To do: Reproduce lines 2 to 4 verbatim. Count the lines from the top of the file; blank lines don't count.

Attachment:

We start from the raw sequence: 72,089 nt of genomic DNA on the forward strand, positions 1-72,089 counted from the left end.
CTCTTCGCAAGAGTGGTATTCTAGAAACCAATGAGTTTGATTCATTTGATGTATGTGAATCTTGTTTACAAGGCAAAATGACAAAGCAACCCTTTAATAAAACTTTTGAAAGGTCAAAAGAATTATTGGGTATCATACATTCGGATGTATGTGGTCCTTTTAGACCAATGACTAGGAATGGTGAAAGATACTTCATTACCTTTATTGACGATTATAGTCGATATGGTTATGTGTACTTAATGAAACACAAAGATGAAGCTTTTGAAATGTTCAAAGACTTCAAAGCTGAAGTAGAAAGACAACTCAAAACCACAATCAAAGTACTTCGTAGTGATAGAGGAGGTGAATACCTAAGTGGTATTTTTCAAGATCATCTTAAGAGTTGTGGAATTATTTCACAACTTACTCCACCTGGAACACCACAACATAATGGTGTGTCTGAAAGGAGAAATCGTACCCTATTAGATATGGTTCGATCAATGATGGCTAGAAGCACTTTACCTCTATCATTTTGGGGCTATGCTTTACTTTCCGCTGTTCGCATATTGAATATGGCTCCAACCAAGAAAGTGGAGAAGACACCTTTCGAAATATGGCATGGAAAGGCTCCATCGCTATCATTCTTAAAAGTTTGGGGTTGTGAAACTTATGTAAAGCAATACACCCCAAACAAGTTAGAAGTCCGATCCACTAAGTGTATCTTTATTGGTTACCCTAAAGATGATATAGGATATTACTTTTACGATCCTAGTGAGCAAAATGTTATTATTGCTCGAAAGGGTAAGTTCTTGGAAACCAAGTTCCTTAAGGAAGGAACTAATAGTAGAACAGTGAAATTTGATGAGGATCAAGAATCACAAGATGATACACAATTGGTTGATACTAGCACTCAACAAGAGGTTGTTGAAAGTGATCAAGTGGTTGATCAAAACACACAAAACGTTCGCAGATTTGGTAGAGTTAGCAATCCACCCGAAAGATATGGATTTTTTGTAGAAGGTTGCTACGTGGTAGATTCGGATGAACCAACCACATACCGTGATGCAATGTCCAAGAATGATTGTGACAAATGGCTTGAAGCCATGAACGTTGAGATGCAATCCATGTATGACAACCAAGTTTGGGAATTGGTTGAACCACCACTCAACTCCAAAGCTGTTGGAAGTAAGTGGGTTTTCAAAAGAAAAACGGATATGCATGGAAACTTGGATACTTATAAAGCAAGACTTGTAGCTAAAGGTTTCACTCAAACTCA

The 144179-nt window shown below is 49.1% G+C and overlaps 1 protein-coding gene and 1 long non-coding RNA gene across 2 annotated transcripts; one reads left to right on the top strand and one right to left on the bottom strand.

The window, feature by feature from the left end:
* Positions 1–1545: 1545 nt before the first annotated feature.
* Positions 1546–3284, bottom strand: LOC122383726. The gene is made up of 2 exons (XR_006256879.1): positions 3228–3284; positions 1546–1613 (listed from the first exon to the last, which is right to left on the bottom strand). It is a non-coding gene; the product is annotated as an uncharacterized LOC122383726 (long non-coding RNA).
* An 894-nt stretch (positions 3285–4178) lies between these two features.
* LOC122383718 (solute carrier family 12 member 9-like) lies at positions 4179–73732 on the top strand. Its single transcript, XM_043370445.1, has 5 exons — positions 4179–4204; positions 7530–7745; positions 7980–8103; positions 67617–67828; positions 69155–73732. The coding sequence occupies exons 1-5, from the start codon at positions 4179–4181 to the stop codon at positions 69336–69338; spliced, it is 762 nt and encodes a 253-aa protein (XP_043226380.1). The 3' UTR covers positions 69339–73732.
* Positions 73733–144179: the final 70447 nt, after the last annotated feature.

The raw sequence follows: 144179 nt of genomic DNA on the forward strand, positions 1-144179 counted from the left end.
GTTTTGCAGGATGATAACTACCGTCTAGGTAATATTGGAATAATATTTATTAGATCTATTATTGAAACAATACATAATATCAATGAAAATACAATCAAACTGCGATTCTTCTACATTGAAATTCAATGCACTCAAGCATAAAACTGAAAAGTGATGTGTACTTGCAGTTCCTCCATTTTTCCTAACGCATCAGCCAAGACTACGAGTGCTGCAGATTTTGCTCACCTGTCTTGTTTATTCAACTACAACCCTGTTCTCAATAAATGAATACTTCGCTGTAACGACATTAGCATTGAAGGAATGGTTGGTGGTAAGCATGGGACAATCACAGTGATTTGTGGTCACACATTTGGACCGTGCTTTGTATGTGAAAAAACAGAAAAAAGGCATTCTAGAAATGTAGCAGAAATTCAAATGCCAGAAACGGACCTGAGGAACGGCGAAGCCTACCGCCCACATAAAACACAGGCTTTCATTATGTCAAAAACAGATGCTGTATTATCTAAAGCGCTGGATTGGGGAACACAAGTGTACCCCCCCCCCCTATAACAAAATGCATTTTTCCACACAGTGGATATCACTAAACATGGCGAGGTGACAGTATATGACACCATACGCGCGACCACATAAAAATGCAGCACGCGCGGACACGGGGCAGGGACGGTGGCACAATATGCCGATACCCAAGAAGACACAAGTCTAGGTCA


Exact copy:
CTCTTCGCAAGAGTGGTATTCTAGAAACCAATGAGTTTGATTCATTTGATGTATGTGAATCTTGTTTACAAGGCAAAATGACAAAGCAACCCTTTAATAAAACTTTTGAAAGGTCAAAAGAATTATTGGGTATCATACATTCGGATGTATGTGGTCCTTTTAGACCAATGACTAGGAATGGTGAAAGATACTTCATTACCTTTATTGACGATTATAGTCGATATGGTTATGTGTACTTAATGAAACACAAAGATGAAGCTTTTGAAATGTTCAAAGACTTCAAAGCTGAAGTAGAAAGACAACTCAAAACCACAATCAAAGTACTTCGTAGTGATAGAGGAGGTGAATACCTAAGTGGTATTTTTCAAGATCATCTTAAGAGTTGTGGAATTATTTCACAACTTACTCCACCTGGAACACCACAACATAATGGTGTGTCTGAAAGGAGAAATCGTACCCTATTAGATATGGTTCGATCAATGATGGCTAGAAGCACTTTACCTCTATCATTTTGGGGCTATGCTTTACTTTCCGCTGTTCGCATATTGAATATGGCTCCAACCAAGAAAGTGGAGAAGACACCTTTCGAAATATGGCATGGAAAGGCTCCATCGCTATCATTCTTAAAAGTTTGGGGTTGTGAAACTTATGTAAAGCAATACACCCCAAACAAGTTAGAAGTCCGATCCACTAAGTGTATCTTTATTGGTTACCCTAAAGATGATATAGGATATTACTTTTACGATCCTAGTGAGCAAAATGTTATTATTGCTCGAAAGGGTAAGTTCTTGGAAACCAAGTTCCTTAAGGAAGGAACTAATAGTAGAACAGTGAAATTTGATGAGGATCAAGAATCACAAGATGATACACAATTGGTTGATACTAGCACTCAACAAGAGGTTGTTGAAAGTGATCAAGTGGTTGATCAAAACACACAAAACGTTCGCAGATTTGGTAGAGTTAGCAATCCACCCGAAAGATATGGATTTTTTGTAGAAGGTTGCTACGTGGTAGATTCGGATGAACCAACCACATACCGTGATGCAATGTCCAAGAATGATTGTGACAAATGGCTTGAAGCCATGAACGTTGAGATGCAATCCATGTATGACAACCAAGTTTGGGAATTGGTTGAACCACCACTCAACTCCAAAGCTGTTGGAAGTAAGTGGGTTTTCAAAAGAAAAACGGATATGCATGGAAACTTGGATACTTATAAAGCAAGACTTGTAGCTAAAGGTTTCACTCAAACTCA

The 144179-nt window shown below is 49.1% G+C and overlaps 1 protein-coding gene and 1 long non-coding RNA gene across 2 annotated transcripts; one reads left to right on the top strand and one right to left on the bottom strand.

The window, feature by feature from the left end: